5. I’m with you, Brother. I was deeply wounded. My heart was broken. Then I prayed that God would break my heart for others. (Crazy, eh?) Instead, I was wounded more and my heart more broken. Then people came alongside me and loved me through it. They accepted me where I was. They healed my heart. Now I long to do this for others. I do this for others. At age 50, I’m contemplating going back to school for counseling, or maybe working alongside the Sisters in caring for the poor. I don’t know where this will take me, but I can now say that I am thankful for all the crap I endured through that painful time.

    • Carrie, I’m so grateful for this. I, we, need encouragement about the fruit of the redemptive path. Thank you.

  6. Muy interesante, si algo en mi vida ha sido difícil es reconocerme a mi mismo confrontarme e inclusive definir que quiero dificulta mi redención.

  7. I’ve been following your blog since ‘Marriage is for Losers’ all the way from Australia. Funnily enough, that post came at about the time of the dissolution of my marriage. Since then, I’ve been floundering to find that ‘redemptive path’ and have recently begun to examine ‘my story’ and how I ended up here delving into each relationship and how the ‘old wounds’ in me served to find and create them. It’s involved a lot of introspection and research. I want to thank you for having a heart to help others find that path. Your posts have walked hand in hand with the steps in my journey, I’ve taken the road less traveled and I can attest to the peace it brings. Thank you.

    • Nadia, I’m touched by your courage, you’ve done a lot of hard and painful work. Thank you, and blessings to you on this new path.

  8. I read yesterday something by a man named Jeff Goins…he said “Maybe our “coming alive” feels like being dragged through the dirt.” ha ha. I think that describes it pretty well. At least thats how it’s been feeling to me…the thing is that even though it feels so awful and I feel like part of me is dying…it also feels good. Like there is finally a purpose in life…where before there were just a lot of pointless days. And maybe someday it will get easier…and be a LOT happier!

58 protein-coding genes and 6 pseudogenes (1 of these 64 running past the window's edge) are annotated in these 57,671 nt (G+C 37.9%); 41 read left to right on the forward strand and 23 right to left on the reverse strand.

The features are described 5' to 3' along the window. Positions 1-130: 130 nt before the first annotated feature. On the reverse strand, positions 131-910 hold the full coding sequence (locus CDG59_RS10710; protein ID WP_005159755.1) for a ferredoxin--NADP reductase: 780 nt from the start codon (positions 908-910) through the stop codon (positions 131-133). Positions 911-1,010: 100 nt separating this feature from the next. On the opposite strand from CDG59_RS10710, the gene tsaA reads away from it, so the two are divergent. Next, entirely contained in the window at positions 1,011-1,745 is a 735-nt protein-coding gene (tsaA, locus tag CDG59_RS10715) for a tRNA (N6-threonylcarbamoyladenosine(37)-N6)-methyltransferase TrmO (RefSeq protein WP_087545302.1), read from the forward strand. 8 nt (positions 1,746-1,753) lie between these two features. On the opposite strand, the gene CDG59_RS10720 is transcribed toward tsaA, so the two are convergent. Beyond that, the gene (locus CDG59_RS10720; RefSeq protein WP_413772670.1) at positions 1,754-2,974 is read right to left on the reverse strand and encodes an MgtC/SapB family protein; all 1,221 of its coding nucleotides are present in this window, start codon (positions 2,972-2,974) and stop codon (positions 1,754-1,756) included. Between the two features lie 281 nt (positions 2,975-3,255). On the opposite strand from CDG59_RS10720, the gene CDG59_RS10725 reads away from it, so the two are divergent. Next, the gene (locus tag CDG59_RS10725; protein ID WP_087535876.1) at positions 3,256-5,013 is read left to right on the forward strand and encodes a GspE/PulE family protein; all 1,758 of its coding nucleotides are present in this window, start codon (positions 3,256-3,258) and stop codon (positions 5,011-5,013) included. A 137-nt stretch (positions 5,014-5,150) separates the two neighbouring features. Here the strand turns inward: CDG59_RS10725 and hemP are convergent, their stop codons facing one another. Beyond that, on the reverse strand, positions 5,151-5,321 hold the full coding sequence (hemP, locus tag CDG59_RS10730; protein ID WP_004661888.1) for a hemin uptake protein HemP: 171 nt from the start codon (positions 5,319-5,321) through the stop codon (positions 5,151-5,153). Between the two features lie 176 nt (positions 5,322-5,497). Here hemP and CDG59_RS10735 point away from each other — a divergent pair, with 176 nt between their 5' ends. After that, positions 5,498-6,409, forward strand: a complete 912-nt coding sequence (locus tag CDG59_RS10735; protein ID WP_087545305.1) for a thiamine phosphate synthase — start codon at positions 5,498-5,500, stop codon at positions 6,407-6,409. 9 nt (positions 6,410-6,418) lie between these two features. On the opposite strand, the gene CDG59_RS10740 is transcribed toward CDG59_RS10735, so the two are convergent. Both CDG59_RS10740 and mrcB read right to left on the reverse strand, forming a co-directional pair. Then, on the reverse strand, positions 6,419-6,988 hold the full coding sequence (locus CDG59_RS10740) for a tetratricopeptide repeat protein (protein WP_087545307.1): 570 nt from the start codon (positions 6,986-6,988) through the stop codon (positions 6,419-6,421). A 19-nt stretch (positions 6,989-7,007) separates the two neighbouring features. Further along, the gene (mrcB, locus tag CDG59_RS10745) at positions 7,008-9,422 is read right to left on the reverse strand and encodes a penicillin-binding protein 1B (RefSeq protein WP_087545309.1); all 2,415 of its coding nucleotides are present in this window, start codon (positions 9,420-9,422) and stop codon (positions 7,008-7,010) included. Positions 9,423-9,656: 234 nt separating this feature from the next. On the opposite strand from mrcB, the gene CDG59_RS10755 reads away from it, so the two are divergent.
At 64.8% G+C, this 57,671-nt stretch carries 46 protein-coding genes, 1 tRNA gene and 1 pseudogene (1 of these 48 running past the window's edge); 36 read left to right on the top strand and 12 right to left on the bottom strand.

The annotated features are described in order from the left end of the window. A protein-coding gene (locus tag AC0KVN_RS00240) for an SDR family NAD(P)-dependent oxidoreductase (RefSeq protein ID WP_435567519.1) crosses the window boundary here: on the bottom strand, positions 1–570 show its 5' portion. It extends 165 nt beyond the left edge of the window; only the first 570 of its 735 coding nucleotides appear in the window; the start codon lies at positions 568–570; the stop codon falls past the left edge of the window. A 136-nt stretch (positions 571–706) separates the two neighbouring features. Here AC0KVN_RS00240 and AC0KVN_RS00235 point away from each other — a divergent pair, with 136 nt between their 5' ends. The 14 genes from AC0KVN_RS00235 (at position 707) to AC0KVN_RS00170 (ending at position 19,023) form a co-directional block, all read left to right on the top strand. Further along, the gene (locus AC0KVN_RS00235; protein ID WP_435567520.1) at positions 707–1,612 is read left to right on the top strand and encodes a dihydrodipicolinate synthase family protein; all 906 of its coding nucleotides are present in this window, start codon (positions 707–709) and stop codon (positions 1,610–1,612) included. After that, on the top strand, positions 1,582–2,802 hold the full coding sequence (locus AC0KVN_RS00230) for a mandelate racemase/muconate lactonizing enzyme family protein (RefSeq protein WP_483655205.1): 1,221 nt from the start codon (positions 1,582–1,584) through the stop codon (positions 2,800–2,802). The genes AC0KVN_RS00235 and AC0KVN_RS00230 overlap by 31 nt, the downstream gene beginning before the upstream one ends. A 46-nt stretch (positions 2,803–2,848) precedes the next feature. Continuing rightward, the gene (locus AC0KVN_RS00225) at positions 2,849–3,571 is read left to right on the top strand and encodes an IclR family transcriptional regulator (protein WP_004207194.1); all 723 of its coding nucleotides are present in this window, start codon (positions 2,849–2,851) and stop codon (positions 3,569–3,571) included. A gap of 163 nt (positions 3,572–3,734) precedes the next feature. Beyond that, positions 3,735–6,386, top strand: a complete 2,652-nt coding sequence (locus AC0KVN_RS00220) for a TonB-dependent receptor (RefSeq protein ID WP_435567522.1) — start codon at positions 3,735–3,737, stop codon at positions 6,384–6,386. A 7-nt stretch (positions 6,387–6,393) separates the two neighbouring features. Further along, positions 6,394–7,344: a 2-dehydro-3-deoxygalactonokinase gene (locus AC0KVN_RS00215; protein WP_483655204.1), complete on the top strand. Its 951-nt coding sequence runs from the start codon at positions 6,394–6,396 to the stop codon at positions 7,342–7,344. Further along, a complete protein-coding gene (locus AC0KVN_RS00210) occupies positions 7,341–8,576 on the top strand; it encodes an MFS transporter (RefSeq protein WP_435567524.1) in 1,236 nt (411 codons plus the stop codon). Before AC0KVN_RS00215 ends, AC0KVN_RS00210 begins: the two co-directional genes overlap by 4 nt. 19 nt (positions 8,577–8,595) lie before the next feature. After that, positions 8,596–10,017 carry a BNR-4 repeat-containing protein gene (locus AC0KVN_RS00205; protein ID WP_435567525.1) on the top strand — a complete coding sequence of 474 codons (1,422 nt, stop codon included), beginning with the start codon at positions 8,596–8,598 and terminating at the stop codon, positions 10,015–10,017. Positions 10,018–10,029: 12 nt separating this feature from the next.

I really enjoy your blog. Thanks for writing it.

    • Anne, how funny. His book, “Wrecked,” which I think you are referring to has been sitting on my bedside table for a couple of weeks, and I’ve just started reading it. There is a lot of overlap in thinking and ideas, although we come at it from very different angles. A great book I would recommend to everyone! Thanks, Anne!

  9. Your post took my breath away…more than once.
    But my heart really raced and tears sprang to my eyes when you described the moment of confrontation. I remember sitting in my therapist’s office, months, or maybe years, into therapy, and telling him that I had spent my whole life running away from that big pain…and that I was ready to turn around and look at it. My therapist said I was almost like a warrior – not just looking, but ready to do battle. That moment really stuck in my mind as a turning point..a point when I took the first step TOWARDS the pain and towards the grace. I hope that Step 3 – turning the pain into something beautiful – is where my journey takes me, even if it’s just one tiny step and one little skirmish at a time.

  10. An excellent post. Totally revealing and exposing the real wisdom of a life worth living. Only a person who has lived such a redemptive life can write such redemptive words of wisdom and salvation. Thank you for the enlightenment that so many need.